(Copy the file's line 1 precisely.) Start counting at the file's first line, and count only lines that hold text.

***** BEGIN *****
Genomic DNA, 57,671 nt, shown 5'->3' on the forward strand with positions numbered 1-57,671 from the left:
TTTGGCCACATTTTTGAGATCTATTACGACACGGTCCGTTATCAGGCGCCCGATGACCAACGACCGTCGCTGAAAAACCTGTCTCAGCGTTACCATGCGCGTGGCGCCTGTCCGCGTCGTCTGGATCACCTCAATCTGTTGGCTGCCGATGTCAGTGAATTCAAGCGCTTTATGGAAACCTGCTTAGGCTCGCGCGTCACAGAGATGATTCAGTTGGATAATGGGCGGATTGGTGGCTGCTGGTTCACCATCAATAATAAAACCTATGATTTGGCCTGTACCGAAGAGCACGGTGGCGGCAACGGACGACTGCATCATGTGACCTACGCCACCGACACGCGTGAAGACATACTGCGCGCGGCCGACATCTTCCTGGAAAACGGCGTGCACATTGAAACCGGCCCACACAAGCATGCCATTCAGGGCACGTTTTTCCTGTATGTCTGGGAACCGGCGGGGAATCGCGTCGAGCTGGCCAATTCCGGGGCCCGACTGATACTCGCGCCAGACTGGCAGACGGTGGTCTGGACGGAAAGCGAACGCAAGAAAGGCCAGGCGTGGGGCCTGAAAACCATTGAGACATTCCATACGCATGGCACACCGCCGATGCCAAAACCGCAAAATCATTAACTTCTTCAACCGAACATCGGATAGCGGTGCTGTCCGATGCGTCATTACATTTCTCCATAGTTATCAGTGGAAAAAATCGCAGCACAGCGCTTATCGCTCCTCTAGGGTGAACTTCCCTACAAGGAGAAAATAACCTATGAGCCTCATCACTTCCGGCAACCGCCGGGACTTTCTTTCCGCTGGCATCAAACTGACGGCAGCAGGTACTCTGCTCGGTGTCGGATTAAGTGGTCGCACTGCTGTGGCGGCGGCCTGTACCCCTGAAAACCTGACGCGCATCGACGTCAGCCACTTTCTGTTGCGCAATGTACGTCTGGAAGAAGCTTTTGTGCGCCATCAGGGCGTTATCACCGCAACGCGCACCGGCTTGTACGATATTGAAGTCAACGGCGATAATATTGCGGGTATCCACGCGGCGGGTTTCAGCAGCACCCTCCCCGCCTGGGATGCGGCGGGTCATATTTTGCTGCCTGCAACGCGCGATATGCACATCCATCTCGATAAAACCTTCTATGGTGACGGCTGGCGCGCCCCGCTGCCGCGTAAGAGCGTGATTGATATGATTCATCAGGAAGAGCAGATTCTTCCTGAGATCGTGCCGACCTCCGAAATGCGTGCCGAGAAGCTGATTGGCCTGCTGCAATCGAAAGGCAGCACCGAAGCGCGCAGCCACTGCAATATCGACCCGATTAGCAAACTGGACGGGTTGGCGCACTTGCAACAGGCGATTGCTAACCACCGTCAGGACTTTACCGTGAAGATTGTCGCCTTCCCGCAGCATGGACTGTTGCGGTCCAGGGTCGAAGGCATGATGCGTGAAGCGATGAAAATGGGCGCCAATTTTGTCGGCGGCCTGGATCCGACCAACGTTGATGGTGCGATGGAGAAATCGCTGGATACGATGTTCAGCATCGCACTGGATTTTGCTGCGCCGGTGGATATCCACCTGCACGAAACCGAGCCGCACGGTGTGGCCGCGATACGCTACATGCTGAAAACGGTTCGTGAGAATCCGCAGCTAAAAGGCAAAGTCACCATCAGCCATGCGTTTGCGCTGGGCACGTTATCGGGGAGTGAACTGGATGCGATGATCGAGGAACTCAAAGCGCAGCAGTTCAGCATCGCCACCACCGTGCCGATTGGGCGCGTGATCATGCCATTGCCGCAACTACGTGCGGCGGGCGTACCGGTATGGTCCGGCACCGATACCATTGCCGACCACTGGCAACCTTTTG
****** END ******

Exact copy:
Genomic DNA, 57,671 nt, shown 5'->3' on the forward strand with positions numbered 1-57,671 from the left: